Critics eviscerate ‘The Emoji Movie,’ often without words

Critics went in on The Emoji Movie, which Mashable described as “\_()_/” and we’re hardly the only ones getting cute with symbols here.

It was enough to warrant the use of poop emoji in headlines and in one case, a direct order not to see it.

Here’s what critics are saying about The Emoji Movie:

The Concept

John DeFore, The Hollywood Reporter:

The project’s first hurdle is imagining how an emoji icon, which by definition represents only one emotional state (or object), can be a character capable of experiencing a story. Its solution is incoherent. We’re told both that “the pressure’s always on” for the face-emoji residents of Textopolis to keep their expressions convincing smiley or smirking, angry or puzzled and that they have no choice: That weeping guy keeps gushing tears even when he wins the lottery; he’s just programmed that way.

Owen Glieberman, Variety:

The notion of a digitally animated feature that brings emojis to life does have its hokey-irresistible side. It goes right back to the feeling you had the first time you ever used an emoji … The bad news is that The Emoji Movie really is meh. There have been worse ideas, but in this casethe execution isnt good enough to bring the notion of an emoji movie to funky, surprising life.

Alissa Wilkinson, Vox:

Most likely, it was going to be a garbage fire. And now that Ive seen it, I can confirm that suspicion: The Emoji Movie is a waste of time, resources, and a bunch of comedians voices, plus a premise that actually had the potential to do some small good in the world. Its less of a movie and more of an insult.

Katie Walsh, The L.A. Times/The Chicago Tribute:

For a film that wants to imagine the world inside smartphones, this story just feels so unimaginative and low-stakes. It’s tied too closely to the way we use smartphones to create a transporting, wild new world. Every step of the journey is to prevent Alex from restoring the phone to factory settings … it’s hard to care about whether Gene can consistently make a meh face and if he’ll be eaten by anti-virus bots.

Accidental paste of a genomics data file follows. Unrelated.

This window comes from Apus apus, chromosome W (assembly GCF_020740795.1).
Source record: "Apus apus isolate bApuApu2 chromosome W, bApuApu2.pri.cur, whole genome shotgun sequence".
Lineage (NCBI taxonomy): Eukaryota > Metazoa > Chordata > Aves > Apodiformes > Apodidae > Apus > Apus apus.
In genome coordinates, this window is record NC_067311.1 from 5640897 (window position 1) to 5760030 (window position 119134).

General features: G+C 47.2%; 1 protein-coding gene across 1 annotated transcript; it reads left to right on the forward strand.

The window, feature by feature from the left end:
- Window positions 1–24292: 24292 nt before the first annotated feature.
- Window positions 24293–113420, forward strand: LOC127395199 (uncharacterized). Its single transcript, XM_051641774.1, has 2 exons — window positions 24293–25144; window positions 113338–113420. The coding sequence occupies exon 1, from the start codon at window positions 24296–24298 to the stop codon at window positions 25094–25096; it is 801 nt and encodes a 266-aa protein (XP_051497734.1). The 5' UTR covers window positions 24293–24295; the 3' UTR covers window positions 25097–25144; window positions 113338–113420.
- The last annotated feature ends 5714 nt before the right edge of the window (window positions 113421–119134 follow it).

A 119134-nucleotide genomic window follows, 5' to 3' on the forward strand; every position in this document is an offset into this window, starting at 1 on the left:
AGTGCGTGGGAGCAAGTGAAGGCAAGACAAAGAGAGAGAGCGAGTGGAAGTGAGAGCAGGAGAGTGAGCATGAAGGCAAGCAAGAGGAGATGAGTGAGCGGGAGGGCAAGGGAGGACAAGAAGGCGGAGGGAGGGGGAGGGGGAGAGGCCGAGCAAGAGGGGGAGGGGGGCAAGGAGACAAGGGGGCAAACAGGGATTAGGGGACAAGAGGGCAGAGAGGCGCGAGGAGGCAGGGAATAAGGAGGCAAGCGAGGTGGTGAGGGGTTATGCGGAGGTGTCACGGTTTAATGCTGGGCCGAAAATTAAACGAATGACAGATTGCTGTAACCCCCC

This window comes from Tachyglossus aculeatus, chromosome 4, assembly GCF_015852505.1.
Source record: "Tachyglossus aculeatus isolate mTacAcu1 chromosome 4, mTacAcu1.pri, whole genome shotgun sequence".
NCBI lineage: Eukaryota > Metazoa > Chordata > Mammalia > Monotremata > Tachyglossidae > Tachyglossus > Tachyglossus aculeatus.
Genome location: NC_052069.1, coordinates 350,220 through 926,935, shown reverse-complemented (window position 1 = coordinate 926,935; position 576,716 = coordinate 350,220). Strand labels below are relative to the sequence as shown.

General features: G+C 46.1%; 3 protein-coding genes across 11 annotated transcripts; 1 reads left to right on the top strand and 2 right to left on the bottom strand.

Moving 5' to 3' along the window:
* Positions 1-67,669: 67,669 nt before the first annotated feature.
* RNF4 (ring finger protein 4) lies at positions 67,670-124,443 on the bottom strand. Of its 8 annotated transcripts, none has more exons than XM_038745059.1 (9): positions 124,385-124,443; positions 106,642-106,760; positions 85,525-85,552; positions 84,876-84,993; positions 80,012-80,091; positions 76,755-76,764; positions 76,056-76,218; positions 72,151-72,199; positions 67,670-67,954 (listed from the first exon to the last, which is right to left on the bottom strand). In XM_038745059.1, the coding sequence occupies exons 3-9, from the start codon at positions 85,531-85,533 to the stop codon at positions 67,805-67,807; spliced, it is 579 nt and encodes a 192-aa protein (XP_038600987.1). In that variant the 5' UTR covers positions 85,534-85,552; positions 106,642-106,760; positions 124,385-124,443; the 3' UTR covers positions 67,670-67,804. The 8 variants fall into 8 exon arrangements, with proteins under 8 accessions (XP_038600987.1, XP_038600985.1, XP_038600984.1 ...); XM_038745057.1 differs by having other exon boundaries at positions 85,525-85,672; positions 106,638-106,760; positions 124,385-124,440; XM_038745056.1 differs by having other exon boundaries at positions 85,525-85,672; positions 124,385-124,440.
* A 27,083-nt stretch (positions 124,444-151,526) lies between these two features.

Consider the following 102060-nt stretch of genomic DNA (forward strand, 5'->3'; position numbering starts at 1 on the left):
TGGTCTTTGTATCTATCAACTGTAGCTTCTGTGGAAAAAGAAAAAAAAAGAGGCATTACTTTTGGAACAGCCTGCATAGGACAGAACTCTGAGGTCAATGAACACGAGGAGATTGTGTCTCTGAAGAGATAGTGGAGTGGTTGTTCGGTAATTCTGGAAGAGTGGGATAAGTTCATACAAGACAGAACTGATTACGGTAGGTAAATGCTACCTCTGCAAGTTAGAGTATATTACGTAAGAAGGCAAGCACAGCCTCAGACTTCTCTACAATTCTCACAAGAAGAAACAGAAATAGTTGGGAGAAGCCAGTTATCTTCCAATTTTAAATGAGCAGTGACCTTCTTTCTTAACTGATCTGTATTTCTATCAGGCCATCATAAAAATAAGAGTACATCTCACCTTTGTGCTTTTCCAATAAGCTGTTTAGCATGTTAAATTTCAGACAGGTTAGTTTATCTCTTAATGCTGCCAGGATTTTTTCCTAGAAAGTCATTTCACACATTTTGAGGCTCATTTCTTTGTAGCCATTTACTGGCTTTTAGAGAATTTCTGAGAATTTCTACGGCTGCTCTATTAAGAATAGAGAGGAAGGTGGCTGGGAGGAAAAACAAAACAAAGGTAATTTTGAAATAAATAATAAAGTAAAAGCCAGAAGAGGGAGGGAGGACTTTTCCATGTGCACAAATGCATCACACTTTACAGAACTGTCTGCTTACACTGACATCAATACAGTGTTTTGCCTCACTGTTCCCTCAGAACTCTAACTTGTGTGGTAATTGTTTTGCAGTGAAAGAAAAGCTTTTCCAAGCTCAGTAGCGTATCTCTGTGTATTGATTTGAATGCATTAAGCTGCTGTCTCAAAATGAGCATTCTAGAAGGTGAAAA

The Script

John DeFore, The Hollywood Reporter:

Dialogue is even lamer when the pic’s three scribes depict the life of Alex, the high-school kid who owns the phone Gene inhabits. When Alex wonders what to text the girl he has a crush on, his pal scowls “words aren’t cool” … nearly all of the laughter was directed at this sort of line, where three grown men try and fail to convincingly imagine how kids talk. Hell, they can’t even come up with fresh-smelling one-liners about the movie’s resident poop icon.

Alissa Wilkinson, Vox:

The Emoji Movies grand contribution to our world, alas, will be a new dance called the Emoji-Pop, in which you do whatever you want with your legs to loud club music while putting your hands up to your face repeatedly, in a kind of hellish game of peek-a-boo, with a new expression every time you take your hands away.

That Product Placement

Jordan Hoffman, New York Daily News:

The only thing worse than the dialogue is the absurd product placement. In addition to “riding the Spotify streams” to make it all the way across the phones, there are a few glimpses hawking Crackle, a streaming service no one uses but just so happens to be owned by the same corporate entity that is distributing the film.

Alissa Wilkinson, Vox:

Its amazing to witness the baldly commercial attempt to shove as many recognizable apps as possible into The Emoji Movies sad excuse for a plot: Crackle (owned by Sony), WeChat (hugely popular in China, where this movie is aiming to make a killing), Facebook, YouTube, Instagram, Twitter, and Dropbox all make appearances, with Dropbox in particular representing a kind of heaven that some of the emojis are trying to reach. And there are two whole sequences that add nothing whatsoever to the story, but suggest that Ubisoft and King the makers of the apps Candy Crush and Just Dance, respectively paid handsomely for their inclusion in the film.

Vadim Rizov, The A.V. Club:

Perplexed as to why lesser-loved streaming channel Crackle is on the homepage of this smartphone? Sony owns it, and sticking around for the end credits confirms that many of the musicians on the pop soundtrack are signed to the corporations various imprints. Vertically integrated product placement is to be expected, though the movies most egregious plausibility-breaking move is that it takes place on a Sony smartphone; these emojis are halfway between Droid-designed purgatory and their vastly more popular Apple variants.

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